Aaah, Fred. What an incredible interview and person. I think the reason why so many of you liked his interview is because he is not afraid of getting vulnerable. He shared something that I suspect many of you struggle with…I know I sometimes do. Charging customers for payment. It’s funny, I recently read Adam Braun’s book, The Promise of a Pencil, where he revealed something similar.

Fred also revealed one of the biggest challenges almost every Fonder tells me…the struggle of “letting go.”

If you don’t like asking for money and you lament having to “let go” of the business and trust your team more…take heart. You are not alone.

Number 5, Michael Sacca, President, Crew Labs

Mike Sacca reminded us to ask ourselves some key questions about our leadership team. Have we really sorted through the roles? Do we have the type of relationships where we can be honest with our feelings? Do we have the type of trust that allows us to talk through the tougher issues?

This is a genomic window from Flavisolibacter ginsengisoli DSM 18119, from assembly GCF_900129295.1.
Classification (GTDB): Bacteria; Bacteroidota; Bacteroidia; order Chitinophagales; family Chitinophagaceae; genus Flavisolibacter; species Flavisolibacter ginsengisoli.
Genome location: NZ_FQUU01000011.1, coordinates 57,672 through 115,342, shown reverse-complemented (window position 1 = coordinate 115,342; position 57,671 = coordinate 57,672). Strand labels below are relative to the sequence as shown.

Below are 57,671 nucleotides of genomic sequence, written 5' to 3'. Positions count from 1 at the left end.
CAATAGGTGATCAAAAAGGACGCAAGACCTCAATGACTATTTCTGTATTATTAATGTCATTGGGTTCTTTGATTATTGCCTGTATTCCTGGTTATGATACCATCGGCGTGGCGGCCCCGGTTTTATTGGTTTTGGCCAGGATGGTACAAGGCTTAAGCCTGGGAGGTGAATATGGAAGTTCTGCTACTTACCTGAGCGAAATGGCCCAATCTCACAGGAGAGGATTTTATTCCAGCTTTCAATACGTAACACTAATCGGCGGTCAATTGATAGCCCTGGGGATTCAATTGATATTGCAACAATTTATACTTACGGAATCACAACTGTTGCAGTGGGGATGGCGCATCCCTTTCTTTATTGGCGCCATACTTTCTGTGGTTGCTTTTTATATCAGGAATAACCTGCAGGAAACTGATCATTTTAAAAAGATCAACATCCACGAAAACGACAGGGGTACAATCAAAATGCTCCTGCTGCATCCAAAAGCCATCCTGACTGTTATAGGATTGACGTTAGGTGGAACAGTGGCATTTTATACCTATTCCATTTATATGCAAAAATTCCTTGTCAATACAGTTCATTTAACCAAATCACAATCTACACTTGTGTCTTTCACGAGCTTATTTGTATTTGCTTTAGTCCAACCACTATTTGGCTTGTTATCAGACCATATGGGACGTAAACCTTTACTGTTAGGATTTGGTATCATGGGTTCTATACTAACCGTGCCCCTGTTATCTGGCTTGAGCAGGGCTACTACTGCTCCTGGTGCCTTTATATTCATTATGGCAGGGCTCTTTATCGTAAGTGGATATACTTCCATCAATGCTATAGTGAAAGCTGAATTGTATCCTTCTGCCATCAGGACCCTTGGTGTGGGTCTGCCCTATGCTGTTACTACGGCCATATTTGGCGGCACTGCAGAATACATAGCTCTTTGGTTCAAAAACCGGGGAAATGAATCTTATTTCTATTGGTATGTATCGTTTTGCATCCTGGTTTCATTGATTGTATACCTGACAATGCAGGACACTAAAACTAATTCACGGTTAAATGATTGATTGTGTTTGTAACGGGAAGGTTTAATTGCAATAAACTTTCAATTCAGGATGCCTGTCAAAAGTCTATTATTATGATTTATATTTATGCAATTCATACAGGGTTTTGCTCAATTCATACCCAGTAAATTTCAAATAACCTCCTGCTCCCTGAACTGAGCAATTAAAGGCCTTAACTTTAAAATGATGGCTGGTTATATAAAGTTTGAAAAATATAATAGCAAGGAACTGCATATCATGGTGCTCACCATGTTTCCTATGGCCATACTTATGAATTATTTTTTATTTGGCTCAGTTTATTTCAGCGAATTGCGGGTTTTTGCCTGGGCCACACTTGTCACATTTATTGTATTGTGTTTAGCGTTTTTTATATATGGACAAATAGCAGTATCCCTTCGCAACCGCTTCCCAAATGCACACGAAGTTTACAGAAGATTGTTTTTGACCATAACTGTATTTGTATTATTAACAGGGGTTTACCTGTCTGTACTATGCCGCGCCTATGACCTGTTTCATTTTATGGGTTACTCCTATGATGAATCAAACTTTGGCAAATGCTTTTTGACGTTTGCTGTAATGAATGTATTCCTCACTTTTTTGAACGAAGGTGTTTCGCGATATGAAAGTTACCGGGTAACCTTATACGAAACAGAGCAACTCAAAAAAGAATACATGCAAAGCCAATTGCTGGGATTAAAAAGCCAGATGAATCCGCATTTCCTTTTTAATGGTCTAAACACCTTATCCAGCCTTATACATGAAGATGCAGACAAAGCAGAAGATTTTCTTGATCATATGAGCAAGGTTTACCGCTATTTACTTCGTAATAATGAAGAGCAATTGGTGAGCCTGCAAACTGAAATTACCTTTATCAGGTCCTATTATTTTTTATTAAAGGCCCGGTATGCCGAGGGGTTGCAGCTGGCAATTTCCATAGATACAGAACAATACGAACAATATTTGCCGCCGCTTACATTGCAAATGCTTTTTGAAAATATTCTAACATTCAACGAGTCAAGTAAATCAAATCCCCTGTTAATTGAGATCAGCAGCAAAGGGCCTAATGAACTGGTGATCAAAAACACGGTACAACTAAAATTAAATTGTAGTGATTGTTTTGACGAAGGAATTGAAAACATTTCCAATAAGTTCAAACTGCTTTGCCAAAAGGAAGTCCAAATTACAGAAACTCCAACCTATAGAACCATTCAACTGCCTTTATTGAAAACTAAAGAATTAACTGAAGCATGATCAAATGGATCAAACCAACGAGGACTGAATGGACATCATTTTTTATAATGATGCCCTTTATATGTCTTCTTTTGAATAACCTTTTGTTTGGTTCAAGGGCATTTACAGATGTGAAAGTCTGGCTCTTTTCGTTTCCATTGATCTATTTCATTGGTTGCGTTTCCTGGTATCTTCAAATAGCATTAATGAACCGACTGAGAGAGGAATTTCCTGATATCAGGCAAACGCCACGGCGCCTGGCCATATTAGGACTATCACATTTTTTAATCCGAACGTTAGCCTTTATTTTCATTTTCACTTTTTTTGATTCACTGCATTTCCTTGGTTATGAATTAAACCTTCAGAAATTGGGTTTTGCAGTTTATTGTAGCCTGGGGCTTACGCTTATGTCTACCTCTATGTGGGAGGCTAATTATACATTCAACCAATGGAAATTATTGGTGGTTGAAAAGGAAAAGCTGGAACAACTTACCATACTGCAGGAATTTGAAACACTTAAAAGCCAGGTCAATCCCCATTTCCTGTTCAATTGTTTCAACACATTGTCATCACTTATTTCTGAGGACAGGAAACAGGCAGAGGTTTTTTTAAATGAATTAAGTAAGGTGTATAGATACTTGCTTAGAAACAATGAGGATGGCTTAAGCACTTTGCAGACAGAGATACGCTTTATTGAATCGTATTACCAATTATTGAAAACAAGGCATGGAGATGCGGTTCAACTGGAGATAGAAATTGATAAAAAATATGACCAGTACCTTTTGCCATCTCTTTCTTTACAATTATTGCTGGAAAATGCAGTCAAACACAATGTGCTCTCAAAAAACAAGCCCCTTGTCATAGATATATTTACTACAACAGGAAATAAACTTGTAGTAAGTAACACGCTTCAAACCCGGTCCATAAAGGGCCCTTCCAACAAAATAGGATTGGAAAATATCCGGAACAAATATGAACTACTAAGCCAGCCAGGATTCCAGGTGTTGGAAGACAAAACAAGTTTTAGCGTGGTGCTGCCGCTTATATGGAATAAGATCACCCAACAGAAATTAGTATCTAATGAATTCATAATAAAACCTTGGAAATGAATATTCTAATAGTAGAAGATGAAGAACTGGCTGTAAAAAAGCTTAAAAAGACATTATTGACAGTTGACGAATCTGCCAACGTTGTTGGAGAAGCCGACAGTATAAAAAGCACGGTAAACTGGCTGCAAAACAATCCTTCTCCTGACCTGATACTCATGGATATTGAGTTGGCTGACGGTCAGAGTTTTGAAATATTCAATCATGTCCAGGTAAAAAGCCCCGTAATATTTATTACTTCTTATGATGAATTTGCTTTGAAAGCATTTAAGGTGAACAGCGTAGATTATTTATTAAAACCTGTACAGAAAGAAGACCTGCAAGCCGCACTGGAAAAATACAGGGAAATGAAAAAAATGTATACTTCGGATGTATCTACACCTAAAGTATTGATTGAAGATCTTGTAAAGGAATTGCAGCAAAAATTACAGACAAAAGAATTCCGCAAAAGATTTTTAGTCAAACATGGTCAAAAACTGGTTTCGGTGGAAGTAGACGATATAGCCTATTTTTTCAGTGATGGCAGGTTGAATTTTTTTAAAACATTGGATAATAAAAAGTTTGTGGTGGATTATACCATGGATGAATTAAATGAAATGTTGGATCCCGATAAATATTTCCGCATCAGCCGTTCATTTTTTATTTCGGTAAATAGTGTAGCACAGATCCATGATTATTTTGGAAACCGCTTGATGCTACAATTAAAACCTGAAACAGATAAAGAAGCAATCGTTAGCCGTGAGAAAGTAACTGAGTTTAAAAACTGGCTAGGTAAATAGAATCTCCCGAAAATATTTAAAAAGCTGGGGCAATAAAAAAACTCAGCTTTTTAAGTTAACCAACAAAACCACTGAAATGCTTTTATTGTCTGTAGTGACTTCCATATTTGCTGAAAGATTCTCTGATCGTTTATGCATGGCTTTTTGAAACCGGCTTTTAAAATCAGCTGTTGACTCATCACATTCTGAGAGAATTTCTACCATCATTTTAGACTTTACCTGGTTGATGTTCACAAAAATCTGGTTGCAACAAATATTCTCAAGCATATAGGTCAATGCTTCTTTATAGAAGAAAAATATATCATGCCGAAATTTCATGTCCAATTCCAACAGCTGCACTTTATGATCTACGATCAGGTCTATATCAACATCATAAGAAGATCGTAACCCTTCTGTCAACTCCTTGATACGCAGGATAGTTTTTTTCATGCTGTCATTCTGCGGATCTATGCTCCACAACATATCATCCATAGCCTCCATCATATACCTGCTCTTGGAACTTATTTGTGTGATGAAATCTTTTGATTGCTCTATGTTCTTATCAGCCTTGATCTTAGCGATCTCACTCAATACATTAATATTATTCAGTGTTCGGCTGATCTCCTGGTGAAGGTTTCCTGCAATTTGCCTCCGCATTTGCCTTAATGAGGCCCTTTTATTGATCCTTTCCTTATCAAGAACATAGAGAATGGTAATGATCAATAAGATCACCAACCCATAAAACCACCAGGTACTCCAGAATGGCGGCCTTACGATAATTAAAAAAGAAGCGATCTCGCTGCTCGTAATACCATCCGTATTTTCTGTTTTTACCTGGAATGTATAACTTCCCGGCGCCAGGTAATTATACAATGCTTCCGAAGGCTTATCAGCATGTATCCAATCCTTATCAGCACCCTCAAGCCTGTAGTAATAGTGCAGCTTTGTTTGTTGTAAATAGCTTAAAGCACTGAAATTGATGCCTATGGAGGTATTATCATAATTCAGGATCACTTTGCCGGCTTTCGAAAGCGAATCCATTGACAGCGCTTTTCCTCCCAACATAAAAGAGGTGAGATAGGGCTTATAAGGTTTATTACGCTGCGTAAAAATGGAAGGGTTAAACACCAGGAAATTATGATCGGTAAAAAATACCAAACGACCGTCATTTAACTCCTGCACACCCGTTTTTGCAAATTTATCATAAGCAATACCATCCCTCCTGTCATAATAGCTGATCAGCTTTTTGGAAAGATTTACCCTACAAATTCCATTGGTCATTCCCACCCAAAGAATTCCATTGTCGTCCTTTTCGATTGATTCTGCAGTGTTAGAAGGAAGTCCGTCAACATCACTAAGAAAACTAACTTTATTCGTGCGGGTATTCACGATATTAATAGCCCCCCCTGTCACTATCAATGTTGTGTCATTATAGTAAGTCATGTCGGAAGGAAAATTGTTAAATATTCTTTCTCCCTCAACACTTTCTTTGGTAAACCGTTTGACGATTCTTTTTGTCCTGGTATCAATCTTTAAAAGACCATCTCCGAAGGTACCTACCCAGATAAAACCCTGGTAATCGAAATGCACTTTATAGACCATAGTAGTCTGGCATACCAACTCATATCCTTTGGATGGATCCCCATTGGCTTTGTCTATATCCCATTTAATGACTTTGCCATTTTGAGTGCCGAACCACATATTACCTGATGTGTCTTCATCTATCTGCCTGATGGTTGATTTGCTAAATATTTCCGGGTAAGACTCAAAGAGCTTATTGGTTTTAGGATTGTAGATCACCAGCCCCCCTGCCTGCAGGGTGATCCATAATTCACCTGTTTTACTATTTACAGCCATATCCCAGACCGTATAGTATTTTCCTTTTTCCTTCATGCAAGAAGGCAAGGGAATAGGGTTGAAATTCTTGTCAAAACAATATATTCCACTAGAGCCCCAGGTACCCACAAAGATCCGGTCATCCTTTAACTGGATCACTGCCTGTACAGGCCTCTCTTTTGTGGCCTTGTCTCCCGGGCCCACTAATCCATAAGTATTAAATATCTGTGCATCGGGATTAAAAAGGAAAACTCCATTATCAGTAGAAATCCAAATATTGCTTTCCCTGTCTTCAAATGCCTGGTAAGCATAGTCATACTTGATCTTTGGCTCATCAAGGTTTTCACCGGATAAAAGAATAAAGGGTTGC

His big gift in this interview? This quote. “You can’t expect others to be honest with you if you haven’t opened up to them.”

Number 4, Ryan Denehy, Founder & CEO, Electric AI

Fellow Hofstra University grad, Ryan, taught us a very simple truth. If you have successfully reached the rarified position of being a successful Founder with product/market fit, and you are struggling to reach the level of scale…use your network. Ryan reached out to key people in his network and asked them what worked in sales for them. He used what he had…relationships with successful people with whom he had a relationship.

Number 3, Alain Briancon, Co-founder & CEO of Kitchology

Alain is quite the character and very insightful. At the time we spoke, Alain and his team were working diligently on their unique brand engagement and analytics platform aimed at the 160 million in the U.S. dealing with special diets. But, it was his story about listening to a person he met over LinkedIn that was most compelling.